I’ve been eyeing The Game since I saw the beautiful artwork on social media. At one point while I perusing the game aisle at Target and I picked up The Game to read the back of the box. I felt like it didn’t say much other than it was a “highly-addictive” card game where you were playing against The Game itself and trying to get rid of all of the cards in the deck. I remember thinking “okay, but HOW do you play?” I meant to look it up later, but I forgot to do it until earlier this week when someone was raving about how much they enjoyed playing The Game. So I did a little research and decided to pick up a copy at Target, and I’m so glad I did! The Game IS an addictive little cooperative card game that I’m very much looking forward to playing with my family this weekend!
How to Play
There are four discard piles in the center of the table, two for ascending from 1 and two for descending from 100. You’ll deal six cards to each player (seven in a two-player game) and this is how many cards everyone will keep in their hand the whole game. On your turn, you must play at least two cards from your hand. You may play up to all of the cards in your hand, although that will rarely happen, and at the end of your turn you’ll redraw to six (or seven in a two-player game).
Like I mentioned in the first paragraph, the goal of The Game is to get rid of all of the cards in the deck. The cards in the deck are numbered 2-99 and you’ll be playing them on the ascending or descending piles. You don’t have to play in exact numerical order, but you also don’t want to play a card that jumps too much on your turn because the other players won’t be that happy with you. It’s not easy to win The Game, but there’s one rule that can help a little. The only one way to make a pile go in the opposite direction it should be traveling is to play a card that is exactly 10 away. So on an ascending pile, you may play a card that is exactly ten below the current top card. If you’ve ascended from 1 to 63, you may play the 53 card on top of the 63 card. It’s the opposite for a descending pile, you may play a card that is exactly 10 higher.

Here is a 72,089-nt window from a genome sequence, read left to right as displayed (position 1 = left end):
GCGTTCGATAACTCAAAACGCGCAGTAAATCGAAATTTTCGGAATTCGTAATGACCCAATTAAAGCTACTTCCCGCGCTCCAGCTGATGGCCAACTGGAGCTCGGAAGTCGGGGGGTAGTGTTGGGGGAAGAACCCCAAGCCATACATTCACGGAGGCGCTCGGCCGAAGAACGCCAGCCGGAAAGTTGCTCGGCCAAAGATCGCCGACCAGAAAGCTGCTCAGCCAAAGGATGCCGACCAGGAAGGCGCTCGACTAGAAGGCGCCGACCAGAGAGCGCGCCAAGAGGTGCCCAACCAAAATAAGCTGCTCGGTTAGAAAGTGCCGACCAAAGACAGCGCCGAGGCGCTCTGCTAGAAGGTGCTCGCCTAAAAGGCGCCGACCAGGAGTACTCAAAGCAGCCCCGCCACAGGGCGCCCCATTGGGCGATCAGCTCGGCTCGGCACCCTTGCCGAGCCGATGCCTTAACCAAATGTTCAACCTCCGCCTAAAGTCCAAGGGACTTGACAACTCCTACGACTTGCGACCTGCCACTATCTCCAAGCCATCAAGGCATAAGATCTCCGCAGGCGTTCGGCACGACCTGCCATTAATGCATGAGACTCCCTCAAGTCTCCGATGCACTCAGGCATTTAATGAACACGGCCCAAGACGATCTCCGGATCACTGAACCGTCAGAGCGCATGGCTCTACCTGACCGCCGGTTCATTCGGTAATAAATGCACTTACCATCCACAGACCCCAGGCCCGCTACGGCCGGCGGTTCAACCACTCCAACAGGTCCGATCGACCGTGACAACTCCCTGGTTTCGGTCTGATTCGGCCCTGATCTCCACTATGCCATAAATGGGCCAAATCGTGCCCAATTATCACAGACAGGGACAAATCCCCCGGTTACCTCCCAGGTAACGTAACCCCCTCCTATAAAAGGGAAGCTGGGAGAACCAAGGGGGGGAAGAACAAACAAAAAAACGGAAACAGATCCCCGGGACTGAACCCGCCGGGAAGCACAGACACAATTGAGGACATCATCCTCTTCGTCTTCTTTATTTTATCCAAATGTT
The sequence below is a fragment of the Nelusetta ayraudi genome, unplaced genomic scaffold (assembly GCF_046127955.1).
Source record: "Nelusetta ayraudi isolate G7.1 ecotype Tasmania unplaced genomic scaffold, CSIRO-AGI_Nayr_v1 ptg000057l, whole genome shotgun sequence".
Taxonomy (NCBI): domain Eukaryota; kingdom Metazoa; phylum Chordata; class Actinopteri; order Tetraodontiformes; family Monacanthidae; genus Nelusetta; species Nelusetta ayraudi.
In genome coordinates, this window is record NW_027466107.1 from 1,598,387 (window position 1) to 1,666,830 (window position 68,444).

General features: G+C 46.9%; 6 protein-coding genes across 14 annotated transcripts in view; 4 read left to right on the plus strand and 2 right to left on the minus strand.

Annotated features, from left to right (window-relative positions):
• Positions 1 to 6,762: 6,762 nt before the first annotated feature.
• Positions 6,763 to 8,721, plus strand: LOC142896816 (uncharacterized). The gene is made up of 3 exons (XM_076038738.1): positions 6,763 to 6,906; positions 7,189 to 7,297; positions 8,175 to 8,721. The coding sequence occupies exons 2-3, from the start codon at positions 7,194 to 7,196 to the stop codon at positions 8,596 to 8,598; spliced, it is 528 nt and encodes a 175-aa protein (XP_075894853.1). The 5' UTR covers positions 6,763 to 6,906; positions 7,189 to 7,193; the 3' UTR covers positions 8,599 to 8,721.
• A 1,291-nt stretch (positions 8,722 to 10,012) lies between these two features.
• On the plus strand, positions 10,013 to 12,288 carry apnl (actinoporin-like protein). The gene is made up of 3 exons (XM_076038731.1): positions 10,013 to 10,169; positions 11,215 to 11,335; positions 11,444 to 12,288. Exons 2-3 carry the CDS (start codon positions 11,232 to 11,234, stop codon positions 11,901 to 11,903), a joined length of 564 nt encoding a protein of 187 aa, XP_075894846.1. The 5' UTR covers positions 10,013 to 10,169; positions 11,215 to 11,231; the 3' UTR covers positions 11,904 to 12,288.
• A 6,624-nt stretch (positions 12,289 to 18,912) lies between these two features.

If this doesn’t sound hard enough, there’s the biggest, most important rule of them all adding to the difficulty: you may not speak about the numbers in your hand. That’s right, you can say something like “don’t play on that pile” or “I might be able to help if that gets a little higher” but never something like “I have the next number” or “I have the 52.” Talking about exact numbers is FORBIDDEN in The Game and frankly, it makes it quite fun. Yes, you have to self-police, but the vagueness of your comments is what makes it extra fun.
Winning — or coming close
When the deck runs out, players no longer have to play two cards on their turn, they only have to play one. Hopefully, you can discard ALL of the cards, but if you reach a point where no one can play then you count up the number of cards in everyone’s hand and that’s your group score. I recommend writing the your best score (and who was playing) in the lid of the box or on a sheet of paper and tuck it into the game box so you have a “score to beat” in the future. I’ve played almost a dozen times and our best score is 1 — we were SO CLOSE to winning The Game!!
The Game was so easy to learn and teach to non-gamers. It’s for ages 8 and up and since it’s cooperative, it really feels like a great game to bring to family parties where you have a mix of gamers and non-gamers, kids and adults. The only negative I can think of is that we did have a 9 tossed in thinking it was a 6 on more than one occasion. There is a dot to show which is the correct orientation or you can look at the background, but maybe you want to mention that before play. Overall, I’m sure I’ll get more than $13 worth of play out of this game — and if you think $13 is a bit much for a double deck of cards, I will say that The Game’s box is super strong, not flimsy like an UNO box, so that’s really nice if you’re taking it on the go.
The Game Stats:
~$13 at The Game at Amazon or Target
1-5 players (you can play solo if you want)
Ages 8 and up